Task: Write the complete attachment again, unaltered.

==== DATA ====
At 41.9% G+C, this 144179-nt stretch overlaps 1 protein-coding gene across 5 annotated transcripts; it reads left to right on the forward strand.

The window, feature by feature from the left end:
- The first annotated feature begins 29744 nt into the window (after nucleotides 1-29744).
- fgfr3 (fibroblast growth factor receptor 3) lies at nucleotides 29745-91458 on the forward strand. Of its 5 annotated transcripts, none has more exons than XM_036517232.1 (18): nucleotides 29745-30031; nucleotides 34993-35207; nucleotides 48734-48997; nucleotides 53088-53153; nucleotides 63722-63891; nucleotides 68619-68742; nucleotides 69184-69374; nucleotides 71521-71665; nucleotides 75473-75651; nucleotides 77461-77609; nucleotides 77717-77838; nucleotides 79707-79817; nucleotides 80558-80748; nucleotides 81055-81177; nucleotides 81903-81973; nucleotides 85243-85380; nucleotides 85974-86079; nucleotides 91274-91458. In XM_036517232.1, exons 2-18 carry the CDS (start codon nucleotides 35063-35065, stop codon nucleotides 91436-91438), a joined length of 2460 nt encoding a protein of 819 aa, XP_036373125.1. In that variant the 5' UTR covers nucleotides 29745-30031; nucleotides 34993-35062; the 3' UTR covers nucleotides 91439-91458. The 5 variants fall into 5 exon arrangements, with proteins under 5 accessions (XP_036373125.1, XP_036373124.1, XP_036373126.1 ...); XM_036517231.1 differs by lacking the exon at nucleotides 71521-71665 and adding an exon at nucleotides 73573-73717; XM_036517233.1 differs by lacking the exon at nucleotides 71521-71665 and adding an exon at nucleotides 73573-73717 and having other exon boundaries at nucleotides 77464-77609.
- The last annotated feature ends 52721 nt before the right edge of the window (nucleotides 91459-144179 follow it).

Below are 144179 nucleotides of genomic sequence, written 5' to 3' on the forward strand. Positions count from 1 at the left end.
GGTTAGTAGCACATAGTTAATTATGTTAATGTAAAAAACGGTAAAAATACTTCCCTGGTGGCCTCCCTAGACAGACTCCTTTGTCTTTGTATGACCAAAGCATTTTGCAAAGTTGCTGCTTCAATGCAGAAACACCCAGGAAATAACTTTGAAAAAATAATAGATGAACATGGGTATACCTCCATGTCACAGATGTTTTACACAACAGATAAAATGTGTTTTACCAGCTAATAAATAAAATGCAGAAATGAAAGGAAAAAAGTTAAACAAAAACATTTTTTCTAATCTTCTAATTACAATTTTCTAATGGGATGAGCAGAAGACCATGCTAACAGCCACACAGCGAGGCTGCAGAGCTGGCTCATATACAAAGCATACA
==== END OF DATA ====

At 41.9% G+C, this 144179-nt stretch overlaps 1 protein-coding gene across 5 annotated transcripts; it reads left to right on the forward strand.

The window, feature by feature from the left end:
- The first annotated feature begins 29744 nt into the window (after nucleotides 1-29744).
- fgfr3 (fibroblast growth factor receptor 3) lies at nucleotides 29745-91458 on the forward strand. Of its 5 annotated transcripts, none has more exons than XM_036517232.1 (18): nucleotides 29745-30031; nucleotides 34993-35207; nucleotides 48734-48997; nucleotides 53088-53153; nucleotides 63722-63891; nucleotides 68619-68742; nucleotides 69184-69374; nucleotides 71521-71665; nucleotides 75473-75651; nucleotides 77461-77609; nucleotides 77717-77838; nucleotides 79707-79817; nucleotides 80558-80748; nucleotides 81055-81177; nucleotides 81903-81973; nucleotides 85243-85380; nucleotides 85974-86079; nucleotides 91274-91458. In XM_036517232.1, exons 2-18 carry the CDS (start codon nucleotides 35063-35065, stop codon nucleotides 91436-91438), a joined length of 2460 nt encoding a protein of 819 aa, XP_036373125.1. In that variant the 5' UTR covers nucleotides 29745-30031; nucleotides 34993-35062; the 3' UTR covers nucleotides 91439-91458. The 5 variants fall into 5 exon arrangements, with proteins under 5 accessions (XP_036373125.1, XP_036373124.1, XP_036373126.1 ...); XM_036517231.1 differs by lacking the exon at nucleotides 71521-71665 and adding an exon at nucleotides 73573-73717; XM_036517233.1 differs by lacking the exon at nucleotides 71521-71665 and adding an exon at nucleotides 73573-73717 and having other exon boundaries at nucleotides 77464-77609.
- The last annotated feature ends 52721 nt before the right edge of the window (nucleotides 91459-144179 follow it).

Below are 144179 nucleotides of genomic sequence, written 5' to 3' on the forward strand. Positions count from 1 at the left end.
GGTTAGTAGCACATAGTTAATTATGTTAATGTAAAAAACGGTAAAAATACTTCCCTGGTGGCCTCCCTAGACAGACTCCTTTGTCTTTGTATGACCAAAGCATTTTGCAAAGTTGCTGCTTCAATGCAGAAACACCCAGGAAATAACTTTGAAAAAATAATAGATGAACATGGGTATACCTCCATGTCACAGATGTTTTACACAACAGATAAAATGTGTTTTACCAGCTAATAAATAAAATGCAGAAATGAAAGGAAAAAAGTTAAACAAAAACATTTTTTCTAATCTTCTAATTACAATTTTCTAATGGGATGAGCAGAAGACCATGCTAACAGCCACACAGCGAGGCTGCAGAGCTGGCTCATATACAAAGCATACA